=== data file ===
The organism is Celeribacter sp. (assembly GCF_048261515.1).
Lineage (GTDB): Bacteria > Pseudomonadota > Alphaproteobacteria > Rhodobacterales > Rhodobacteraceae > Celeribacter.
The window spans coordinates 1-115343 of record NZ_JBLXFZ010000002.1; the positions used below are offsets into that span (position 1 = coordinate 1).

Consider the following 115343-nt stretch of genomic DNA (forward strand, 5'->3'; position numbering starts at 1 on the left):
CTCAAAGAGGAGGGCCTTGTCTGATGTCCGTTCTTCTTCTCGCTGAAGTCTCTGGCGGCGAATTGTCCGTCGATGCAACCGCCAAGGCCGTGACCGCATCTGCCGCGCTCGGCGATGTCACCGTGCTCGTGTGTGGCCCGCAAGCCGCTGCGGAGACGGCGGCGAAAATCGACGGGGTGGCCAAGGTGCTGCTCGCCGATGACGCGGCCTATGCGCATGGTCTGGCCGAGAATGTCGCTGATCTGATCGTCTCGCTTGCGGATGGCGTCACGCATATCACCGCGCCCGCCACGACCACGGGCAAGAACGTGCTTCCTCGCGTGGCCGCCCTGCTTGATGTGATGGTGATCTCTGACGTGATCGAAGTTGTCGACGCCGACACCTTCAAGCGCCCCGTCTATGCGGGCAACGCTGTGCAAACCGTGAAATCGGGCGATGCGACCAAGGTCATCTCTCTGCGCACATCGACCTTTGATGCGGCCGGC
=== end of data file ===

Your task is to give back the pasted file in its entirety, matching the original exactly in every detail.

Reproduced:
The organism is Celeribacter sp. (assembly GCF_048261515.1).
Lineage (GTDB): Bacteria > Pseudomonadota > Alphaproteobacteria > Rhodobacterales > Rhodobacteraceae > Celeribacter.
The window spans coordinates 1-115343 of record NZ_JBLXFZ010000002.1; the positions used below are offsets into that span (position 1 = coordinate 1).

Consider the following 115343-nt stretch of genomic DNA (forward strand, 5'->3'; position numbering starts at 1 on the left):
CTCAAAGAGGAGGGCCTTGTCTGATGTCCGTTCTTCTTCTCGCTGAAGTCTCTGGCGGCGAATTGTCCGTCGATGCAACCGCCAAGGCCGTGACCGCATCTGCCGCGCTCGGCGATGTCACCGTGCTCGTGTGTGGCCCGCAAGCCGCTGCGGAGACGGCGGCGAAAATCGACGGGGTGGCCAAGGTGCTGCTCGCCGATGACGCGGCCTATGCGCATGGTCTGGCCGAGAATGTCGCTGATCTGATCGTCTCGCTTGCGGATGGCGTCACGCATATCACCGCGCCCGCCACGACCACGGGCAAGAACGTGCTTCCTCGCGTGGCCGCCCTGCTTGATGTGATGGTGATCTCTGACGTGATCGAAGTTGTCGACGCCGACACCTTCAAGCGCCCCGTCTATGCGGGCAACGCTGTGCAAACCGTGAAATCGGGCGATGCGACCAAGGTCATCTCTCTGCGCACATCGACCTTTGATGCGGCCGGC